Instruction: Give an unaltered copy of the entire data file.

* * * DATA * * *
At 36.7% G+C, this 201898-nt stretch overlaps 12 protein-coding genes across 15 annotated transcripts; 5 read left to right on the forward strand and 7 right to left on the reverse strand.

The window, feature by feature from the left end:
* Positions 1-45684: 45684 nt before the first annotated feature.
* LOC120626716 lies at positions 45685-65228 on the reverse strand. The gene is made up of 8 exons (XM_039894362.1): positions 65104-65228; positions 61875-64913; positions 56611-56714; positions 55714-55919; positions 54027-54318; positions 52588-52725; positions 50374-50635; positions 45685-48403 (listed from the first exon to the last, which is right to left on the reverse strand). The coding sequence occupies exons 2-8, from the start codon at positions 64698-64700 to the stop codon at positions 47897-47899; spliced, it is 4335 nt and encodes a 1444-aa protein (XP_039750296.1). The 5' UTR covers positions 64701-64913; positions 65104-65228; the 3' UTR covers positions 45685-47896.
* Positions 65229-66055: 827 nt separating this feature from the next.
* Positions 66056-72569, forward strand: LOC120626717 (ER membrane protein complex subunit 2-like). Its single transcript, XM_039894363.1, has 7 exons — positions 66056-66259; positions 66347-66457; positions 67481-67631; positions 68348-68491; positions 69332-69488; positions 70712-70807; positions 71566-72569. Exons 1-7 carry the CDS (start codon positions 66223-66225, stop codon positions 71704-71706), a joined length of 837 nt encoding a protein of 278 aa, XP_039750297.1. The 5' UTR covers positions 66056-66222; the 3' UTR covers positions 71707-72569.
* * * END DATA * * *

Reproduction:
At 36.7% G+C, this 201898-nt stretch overlaps 12 protein-coding genes across 15 annotated transcripts; 5 read left to right on the forward strand and 7 right to left on the reverse strand.

The window, feature by feature from the left end:
* Positions 1-45684: 45684 nt before the first annotated feature.
* LOC120626716 lies at positions 45685-65228 on the reverse strand. The gene is made up of 8 exons (XM_039894362.1): positions 65104-65228; positions 61875-64913; positions 56611-56714; positions 55714-55919; positions 54027-54318; positions 52588-52725; positions 50374-50635; positions 45685-48403 (listed from the first exon to the last, which is right to left on the reverse strand). The coding sequence occupies exons 2-8, from the start codon at positions 64698-64700 to the stop codon at positions 47897-47899; spliced, it is 4335 nt and encodes a 1444-aa protein (XP_039750296.1). The 5' UTR covers positions 64701-64913; positions 65104-65228; the 3' UTR covers positions 45685-47896.
* Positions 65229-66055: 827 nt separating this feature from the next.
* Positions 66056-72569, forward strand: LOC120626717 (ER membrane protein complex subunit 2-like). Its single transcript, XM_039894363.1, has 7 exons — positions 66056-66259; positions 66347-66457; positions 67481-67631; positions 68348-68491; positions 69332-69488; positions 70712-70807; positions 71566-72569. Exons 1-7 carry the CDS (start codon positions 66223-66225, stop codon positions 71704-71706), a joined length of 837 nt encoding a protein of 278 aa, XP_039750297.1. The 5' UTR covers positions 66056-66222; the 3' UTR covers positions 71707-72569.